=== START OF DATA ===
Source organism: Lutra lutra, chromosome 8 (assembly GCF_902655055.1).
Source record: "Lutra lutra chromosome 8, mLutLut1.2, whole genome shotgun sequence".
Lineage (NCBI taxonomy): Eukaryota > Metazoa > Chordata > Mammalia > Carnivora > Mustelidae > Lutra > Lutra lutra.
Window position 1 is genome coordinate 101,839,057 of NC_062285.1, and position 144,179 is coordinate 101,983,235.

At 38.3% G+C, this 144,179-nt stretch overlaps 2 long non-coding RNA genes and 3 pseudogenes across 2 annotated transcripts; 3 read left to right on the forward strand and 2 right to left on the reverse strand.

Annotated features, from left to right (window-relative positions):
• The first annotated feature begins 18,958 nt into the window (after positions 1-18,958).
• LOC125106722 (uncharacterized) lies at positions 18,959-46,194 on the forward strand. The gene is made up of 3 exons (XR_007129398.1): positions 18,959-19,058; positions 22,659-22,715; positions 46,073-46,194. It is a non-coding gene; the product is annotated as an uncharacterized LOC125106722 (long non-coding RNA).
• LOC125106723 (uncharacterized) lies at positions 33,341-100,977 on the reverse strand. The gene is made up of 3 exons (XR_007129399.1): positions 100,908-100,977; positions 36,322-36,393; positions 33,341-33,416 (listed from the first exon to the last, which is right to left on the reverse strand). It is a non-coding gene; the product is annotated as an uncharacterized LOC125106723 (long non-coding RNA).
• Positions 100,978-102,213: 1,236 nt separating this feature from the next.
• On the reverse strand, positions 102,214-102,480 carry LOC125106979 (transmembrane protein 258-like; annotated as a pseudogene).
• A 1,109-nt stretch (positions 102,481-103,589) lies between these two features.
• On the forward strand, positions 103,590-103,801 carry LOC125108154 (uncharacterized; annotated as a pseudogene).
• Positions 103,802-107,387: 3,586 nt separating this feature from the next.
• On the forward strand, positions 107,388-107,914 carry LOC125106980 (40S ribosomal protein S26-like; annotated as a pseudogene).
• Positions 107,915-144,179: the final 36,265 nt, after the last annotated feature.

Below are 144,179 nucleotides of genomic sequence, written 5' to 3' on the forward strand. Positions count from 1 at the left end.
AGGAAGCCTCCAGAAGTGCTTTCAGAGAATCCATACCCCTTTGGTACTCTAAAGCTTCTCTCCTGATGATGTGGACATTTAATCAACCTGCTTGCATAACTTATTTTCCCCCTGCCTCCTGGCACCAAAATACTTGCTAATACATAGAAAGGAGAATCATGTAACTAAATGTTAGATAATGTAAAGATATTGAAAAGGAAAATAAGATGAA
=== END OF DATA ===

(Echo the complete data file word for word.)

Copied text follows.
Source organism: Lutra lutra, chromosome 8 (assembly GCF_902655055.1).
Source record: "Lutra lutra chromosome 8, mLutLut1.2, whole genome shotgun sequence".
Lineage (NCBI taxonomy): Eukaryota > Metazoa > Chordata > Mammalia > Carnivora > Mustelidae > Lutra > Lutra lutra.
Window position 1 is genome coordinate 101,839,057 of NC_062285.1, and position 144,179 is coordinate 101,983,235.

At 38.3% G+C, this 144,179-nt stretch overlaps 2 long non-coding RNA genes and 3 pseudogenes across 2 annotated transcripts; 3 read left to right on the forward strand and 2 right to left on the reverse strand.

Annotated features, from left to right (window-relative positions):
• The first annotated feature begins 18,958 nt into the window (after positions 1-18,958).
• LOC125106722 (uncharacterized) lies at positions 18,959-46,194 on the forward strand. The gene is made up of 3 exons (XR_007129398.1): positions 18,959-19,058; positions 22,659-22,715; positions 46,073-46,194. It is a non-coding gene; the product is annotated as an uncharacterized LOC125106722 (long non-coding RNA).
• LOC125106723 (uncharacterized) lies at positions 33,341-100,977 on the reverse strand. The gene is made up of 3 exons (XR_007129399.1): positions 100,908-100,977; positions 36,322-36,393; positions 33,341-33,416 (listed from the first exon to the last, which is right to left on the reverse strand). It is a non-coding gene; the product is annotated as an uncharacterized LOC125106723 (long non-coding RNA).
• Positions 100,978-102,213: 1,236 nt separating this feature from the next.
• On the reverse strand, positions 102,214-102,480 carry LOC125106979 (transmembrane protein 258-like; annotated as a pseudogene).
• A 1,109-nt stretch (positions 102,481-103,589) lies between these two features.
• On the forward strand, positions 103,590-103,801 carry LOC125108154 (uncharacterized; annotated as a pseudogene).
• Positions 103,802-107,387: 3,586 nt separating this feature from the next.
• On the forward strand, positions 107,388-107,914 carry LOC125106980 (40S ribosomal protein S26-like; annotated as a pseudogene).
• Positions 107,915-144,179: the final 36,265 nt, after the last annotated feature.

Below are 144,179 nucleotides of genomic sequence, written 5' to 3' on the forward strand. Positions count from 1 at the left end.
AGGAAGCCTCCAGAAGTGCTTTCAGAGAATCCATACCCCTTTGGTACTCTAAAGCTTCTCTCCTGATGATGTGGACATTTAATCAACCTGCTTGCATAACTTATTTTCCCCCTGCCTCCTGGCACCAAAATACTTGCTAATACATAGAAAGGAGAATCATGTAACTAAATGTTAGATAATGTAAAGATATTGAAAAGGAAAATAAGATGAA